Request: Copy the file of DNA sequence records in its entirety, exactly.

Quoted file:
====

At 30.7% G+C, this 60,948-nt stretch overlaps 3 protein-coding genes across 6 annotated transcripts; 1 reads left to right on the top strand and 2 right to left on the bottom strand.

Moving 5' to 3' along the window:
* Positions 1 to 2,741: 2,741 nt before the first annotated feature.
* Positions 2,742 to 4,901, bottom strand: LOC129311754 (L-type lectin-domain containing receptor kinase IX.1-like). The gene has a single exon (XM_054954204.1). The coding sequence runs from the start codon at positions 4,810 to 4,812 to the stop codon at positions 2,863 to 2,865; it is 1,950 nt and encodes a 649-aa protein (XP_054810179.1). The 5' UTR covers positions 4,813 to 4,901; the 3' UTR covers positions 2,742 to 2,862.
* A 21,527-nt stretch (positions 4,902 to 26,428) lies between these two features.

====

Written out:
At 30.7% G+C, this 60,948-nt stretch overlaps 3 protein-coding genes across 6 annotated transcripts; 1 reads left to right on the top strand and 2 right to left on the bottom strand.

Moving 5' to 3' along the window:
* Positions 1 to 2,741: 2,741 nt before the first annotated feature.
* Positions 2,742 to 4,901, bottom strand: LOC129311754 (L-type lectin-domain containing receptor kinase IX.1-like). The gene has a single exon (XM_054954204.1). The coding sequence runs from the start codon at positions 4,810 to 4,812 to the stop codon at positions 2,863 to 2,865; it is 1,950 nt and encodes a 649-aa protein (XP_054810179.1). The 5' UTR covers positions 4,813 to 4,901; the 3' UTR covers positions 2,742 to 2,862.
* A 21,527-nt stretch (positions 4,902 to 26,428) lies between these two features.